I asked all the audience to sit in the first three and a half rows, to be able to discuss without the need for a microphone. I really enjoyed the discussion, and I could see that there was a resonance with the dyed‐in‐the‐wool usability practitioners who have been struggling with projects where defined goals where a luxury. The technique of kicking off a project by writing down a product vision was an eye‐opener for them.
One thing I learned to stress more when exchanging thoughts with usability people, is that sandwiched between the user centred phase of surveying and observing users to get a feel for the domain, and the user centred phase of usability testing to validate and incrementally improve the software prototype, there is the not user centred phase of creating the concept for the interaction.
In the concept phase the value and the inner strengths of the software project team have to be expressed. It is the interaction architect who guides the development and graphics team to achieve this.
I noticed in my—and also in other—sessions, that for many usability professionals the concept phase is a black hole in the middle of their user centred process where they lose their footing, and try to regain a sense of security by employing user involved brainstorming and sketching techniques. This passes the creativity buck to the user group. Alas, where it comes to interaction, users are a most reactionary force.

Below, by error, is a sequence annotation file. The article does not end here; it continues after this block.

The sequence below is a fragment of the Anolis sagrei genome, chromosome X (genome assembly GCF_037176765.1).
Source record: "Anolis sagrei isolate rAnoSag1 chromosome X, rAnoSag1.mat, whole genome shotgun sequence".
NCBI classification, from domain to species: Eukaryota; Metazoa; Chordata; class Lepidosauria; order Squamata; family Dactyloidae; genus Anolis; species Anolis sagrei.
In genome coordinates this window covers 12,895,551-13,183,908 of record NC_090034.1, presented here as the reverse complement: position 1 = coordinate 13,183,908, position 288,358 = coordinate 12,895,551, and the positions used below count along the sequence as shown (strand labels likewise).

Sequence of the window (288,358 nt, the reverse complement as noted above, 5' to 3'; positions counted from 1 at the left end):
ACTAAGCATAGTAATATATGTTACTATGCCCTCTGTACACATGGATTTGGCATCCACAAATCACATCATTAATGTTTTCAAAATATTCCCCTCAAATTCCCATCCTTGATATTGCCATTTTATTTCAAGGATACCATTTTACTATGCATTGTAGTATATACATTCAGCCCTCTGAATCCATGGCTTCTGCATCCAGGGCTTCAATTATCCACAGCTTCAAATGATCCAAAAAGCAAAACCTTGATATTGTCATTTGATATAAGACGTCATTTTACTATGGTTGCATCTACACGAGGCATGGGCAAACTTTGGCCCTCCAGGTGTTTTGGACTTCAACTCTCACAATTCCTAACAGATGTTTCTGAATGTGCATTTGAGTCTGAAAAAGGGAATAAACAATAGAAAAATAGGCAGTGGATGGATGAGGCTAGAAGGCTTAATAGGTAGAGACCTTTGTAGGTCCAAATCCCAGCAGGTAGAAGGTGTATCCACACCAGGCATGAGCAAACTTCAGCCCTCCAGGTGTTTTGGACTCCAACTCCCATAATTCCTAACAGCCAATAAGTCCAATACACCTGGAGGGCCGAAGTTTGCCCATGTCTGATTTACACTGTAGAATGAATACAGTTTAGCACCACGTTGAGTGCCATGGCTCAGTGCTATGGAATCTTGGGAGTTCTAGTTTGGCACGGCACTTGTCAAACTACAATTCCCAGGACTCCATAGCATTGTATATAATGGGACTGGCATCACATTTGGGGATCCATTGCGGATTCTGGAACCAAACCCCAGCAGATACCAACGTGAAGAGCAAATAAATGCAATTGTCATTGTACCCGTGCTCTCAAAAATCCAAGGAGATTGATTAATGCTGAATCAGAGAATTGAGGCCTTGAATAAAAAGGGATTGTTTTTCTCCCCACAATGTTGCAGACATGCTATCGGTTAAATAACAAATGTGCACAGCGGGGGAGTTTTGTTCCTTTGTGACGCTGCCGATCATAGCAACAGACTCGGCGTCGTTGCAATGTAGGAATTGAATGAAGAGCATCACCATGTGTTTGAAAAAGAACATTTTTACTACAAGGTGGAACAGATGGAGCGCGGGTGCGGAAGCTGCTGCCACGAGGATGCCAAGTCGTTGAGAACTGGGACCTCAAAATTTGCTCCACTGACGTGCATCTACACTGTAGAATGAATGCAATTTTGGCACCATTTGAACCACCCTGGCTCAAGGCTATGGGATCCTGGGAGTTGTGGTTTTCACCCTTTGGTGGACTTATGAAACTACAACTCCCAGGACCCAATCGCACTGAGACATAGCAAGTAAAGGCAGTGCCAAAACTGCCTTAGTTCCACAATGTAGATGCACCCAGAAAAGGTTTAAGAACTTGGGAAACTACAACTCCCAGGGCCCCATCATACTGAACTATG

The day after my session I had time to attend some lectures, and of course I had to see usability of presentation software by Meinald Thielsch, having done the openOffice Impress redesign project last year—see our lecture. The gist of the session and the big surprise: there is almost no published usability research available on powerpoint & co. I was surprised to learn that by performing the expert evaluation and redesign of Impress, I obtained some pretty rare expertise.
So it turned out that with Meinald, Matthias Müller-Prove from Sun (starOffice/openOffice) and me in the room, we had a remarkable high concentration of worldwide presentation software experts. Meinald is in Berlin regularly, so we’ll have the chance to meet up and swap stories.
That’s it for now, stay tuned for more episodes in the users, vision + architects series.
If you like to ask Peter one burning question and talk about it for ten minutes, then check out his available officehours.
What is Peter up to? See his /now page.